Associate Professor, English and Comparative Literature
Elizabeth Heckendorn Cook received her Ph.D. in Comparative Literature from Stanford University in 1990 and taught at Yale University until moving to UC Santa Barbara in 1996. Her research interests include letter-fictions, theater studies, poetry, and natural history in early modern British culture. In Epistolary Bodies: Gender and Genre in the Eighteenth-Century Republic of Letters (1996), she examined how epistolary novels play with and against print culture (Montesquieu, Richardson, Riccoboni, Crèvecoeur). Her recent research focuses on early modern writing about the natural world, with articles on avian migration, botany and gender, and ‘global’ flora. She’s currently working on a manuscript provisionally titled “Talking Trees: Ethics and Others in Long-Eighteenth-C. British Literature,” which considers the history of environmental ethics in writing about trees and forests.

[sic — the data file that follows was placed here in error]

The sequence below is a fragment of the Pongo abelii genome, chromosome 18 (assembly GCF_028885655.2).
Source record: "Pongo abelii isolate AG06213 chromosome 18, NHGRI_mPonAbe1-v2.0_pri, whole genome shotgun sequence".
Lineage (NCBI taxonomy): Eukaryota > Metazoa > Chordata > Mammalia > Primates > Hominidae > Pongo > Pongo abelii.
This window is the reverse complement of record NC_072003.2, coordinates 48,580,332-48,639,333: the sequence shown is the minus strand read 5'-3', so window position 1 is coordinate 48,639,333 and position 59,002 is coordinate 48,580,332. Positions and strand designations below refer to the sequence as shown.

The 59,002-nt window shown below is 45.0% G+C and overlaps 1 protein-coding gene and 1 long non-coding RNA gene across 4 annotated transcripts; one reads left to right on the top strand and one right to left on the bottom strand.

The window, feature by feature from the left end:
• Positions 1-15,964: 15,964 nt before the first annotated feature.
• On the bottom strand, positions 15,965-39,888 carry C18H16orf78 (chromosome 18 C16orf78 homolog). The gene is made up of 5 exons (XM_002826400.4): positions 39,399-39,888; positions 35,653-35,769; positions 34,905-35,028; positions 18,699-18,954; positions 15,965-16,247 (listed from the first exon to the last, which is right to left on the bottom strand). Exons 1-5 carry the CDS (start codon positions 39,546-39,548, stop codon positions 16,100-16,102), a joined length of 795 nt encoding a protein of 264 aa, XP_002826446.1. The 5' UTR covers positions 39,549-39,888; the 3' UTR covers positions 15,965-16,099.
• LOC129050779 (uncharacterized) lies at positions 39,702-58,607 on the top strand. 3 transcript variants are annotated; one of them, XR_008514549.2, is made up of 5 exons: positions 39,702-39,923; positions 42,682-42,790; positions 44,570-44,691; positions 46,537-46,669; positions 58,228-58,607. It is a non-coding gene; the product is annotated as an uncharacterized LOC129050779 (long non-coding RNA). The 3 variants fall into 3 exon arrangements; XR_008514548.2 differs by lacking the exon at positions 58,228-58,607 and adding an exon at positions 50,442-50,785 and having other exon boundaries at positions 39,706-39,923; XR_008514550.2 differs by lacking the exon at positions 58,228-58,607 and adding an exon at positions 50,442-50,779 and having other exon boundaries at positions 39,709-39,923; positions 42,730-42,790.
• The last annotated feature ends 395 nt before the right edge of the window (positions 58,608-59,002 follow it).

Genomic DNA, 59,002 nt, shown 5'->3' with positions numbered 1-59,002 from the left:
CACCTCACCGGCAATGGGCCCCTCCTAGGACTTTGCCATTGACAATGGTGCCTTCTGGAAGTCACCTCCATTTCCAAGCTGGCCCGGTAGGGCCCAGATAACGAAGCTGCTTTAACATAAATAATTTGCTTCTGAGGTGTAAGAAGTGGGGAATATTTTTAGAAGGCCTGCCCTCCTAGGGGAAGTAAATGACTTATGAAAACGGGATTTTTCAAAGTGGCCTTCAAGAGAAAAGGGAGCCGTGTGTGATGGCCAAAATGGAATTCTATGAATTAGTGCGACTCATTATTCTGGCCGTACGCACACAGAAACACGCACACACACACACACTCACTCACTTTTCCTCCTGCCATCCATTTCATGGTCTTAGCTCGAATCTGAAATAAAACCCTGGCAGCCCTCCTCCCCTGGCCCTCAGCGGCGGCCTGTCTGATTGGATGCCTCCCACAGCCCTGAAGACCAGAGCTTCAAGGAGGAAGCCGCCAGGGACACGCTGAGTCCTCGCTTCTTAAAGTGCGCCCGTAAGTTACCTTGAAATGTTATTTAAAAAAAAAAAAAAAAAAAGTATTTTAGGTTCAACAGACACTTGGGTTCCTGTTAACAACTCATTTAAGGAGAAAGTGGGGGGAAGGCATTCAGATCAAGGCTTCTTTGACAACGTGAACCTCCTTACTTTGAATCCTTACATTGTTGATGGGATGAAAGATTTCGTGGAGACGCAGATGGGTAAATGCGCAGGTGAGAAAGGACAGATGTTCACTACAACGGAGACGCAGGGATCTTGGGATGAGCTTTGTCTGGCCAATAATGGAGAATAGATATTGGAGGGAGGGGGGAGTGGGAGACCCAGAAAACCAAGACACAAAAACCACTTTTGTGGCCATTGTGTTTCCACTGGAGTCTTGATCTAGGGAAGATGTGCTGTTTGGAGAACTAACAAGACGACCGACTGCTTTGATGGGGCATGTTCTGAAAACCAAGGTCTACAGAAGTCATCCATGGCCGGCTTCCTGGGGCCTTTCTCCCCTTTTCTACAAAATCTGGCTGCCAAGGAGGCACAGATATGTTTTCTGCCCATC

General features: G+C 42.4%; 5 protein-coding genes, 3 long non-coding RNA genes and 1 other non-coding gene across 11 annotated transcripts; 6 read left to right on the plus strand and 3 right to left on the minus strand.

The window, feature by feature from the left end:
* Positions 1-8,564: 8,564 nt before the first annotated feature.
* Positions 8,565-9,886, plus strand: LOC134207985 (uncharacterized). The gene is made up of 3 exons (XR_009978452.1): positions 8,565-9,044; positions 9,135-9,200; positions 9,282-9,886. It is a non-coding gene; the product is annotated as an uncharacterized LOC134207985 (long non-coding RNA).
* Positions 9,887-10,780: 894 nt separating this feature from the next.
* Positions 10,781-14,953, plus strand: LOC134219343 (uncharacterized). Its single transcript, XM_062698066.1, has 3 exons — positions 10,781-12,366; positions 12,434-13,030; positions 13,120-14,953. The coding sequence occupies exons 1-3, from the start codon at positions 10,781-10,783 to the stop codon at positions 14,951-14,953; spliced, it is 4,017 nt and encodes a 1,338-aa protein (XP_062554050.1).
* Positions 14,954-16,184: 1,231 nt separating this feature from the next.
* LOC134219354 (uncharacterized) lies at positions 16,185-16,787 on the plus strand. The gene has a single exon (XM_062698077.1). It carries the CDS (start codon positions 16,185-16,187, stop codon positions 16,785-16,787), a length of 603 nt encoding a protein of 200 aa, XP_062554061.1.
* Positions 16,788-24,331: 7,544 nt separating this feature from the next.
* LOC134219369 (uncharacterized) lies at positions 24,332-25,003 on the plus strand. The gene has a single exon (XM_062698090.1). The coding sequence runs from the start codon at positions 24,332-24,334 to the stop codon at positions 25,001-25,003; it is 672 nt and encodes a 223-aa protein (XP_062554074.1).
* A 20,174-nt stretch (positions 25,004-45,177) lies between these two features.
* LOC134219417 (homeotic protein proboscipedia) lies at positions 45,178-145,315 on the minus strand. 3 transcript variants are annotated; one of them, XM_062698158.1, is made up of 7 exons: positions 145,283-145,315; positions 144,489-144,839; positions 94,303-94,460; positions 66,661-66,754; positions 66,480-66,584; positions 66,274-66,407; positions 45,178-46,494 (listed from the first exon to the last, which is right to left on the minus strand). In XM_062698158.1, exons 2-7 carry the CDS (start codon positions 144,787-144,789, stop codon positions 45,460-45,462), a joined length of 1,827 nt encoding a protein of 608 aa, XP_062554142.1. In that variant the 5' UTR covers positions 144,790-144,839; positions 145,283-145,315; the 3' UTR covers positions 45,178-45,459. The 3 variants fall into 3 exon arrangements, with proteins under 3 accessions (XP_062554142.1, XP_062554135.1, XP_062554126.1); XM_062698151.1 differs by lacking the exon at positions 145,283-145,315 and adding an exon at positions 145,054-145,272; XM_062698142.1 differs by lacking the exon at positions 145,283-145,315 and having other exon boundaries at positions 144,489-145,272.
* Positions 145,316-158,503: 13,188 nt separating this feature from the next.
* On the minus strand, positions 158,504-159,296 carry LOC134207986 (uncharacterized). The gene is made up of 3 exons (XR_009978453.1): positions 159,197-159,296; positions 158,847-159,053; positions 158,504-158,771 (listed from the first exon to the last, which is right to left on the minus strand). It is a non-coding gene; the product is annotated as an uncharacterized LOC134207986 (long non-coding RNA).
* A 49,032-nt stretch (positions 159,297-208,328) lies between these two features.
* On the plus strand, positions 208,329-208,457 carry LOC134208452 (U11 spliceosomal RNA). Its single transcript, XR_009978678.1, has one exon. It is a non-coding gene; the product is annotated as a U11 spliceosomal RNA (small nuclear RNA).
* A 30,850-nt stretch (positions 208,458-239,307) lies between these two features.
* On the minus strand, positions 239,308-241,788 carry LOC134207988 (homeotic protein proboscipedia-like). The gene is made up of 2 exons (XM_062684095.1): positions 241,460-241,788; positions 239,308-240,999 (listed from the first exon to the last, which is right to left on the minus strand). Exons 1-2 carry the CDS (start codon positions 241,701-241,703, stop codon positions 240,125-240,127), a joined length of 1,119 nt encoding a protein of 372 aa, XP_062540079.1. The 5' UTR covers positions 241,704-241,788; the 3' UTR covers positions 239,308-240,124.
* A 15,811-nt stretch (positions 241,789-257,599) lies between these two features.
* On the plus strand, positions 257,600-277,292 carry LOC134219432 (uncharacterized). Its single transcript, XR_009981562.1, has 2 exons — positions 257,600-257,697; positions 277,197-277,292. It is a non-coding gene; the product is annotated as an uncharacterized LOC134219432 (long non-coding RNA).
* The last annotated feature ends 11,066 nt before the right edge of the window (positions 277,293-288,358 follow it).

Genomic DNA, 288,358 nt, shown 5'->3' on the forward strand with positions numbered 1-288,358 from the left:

Select EH Courses: Cultures of Nature in the 18th Century; Writing Nature in 18th Century; Nature and Value in Long-Eighteenth-Century British Culture; Nature in Wordsworth, Dickinson, Bishop; Cultural Landscapes in Eighteenth-Century British Literature; Making Up Monsters; Studies in Restoration and Eighteenth-Century Literature: Nature and Value in Eighteenth Century British Culture; and Writing Early Modern Nature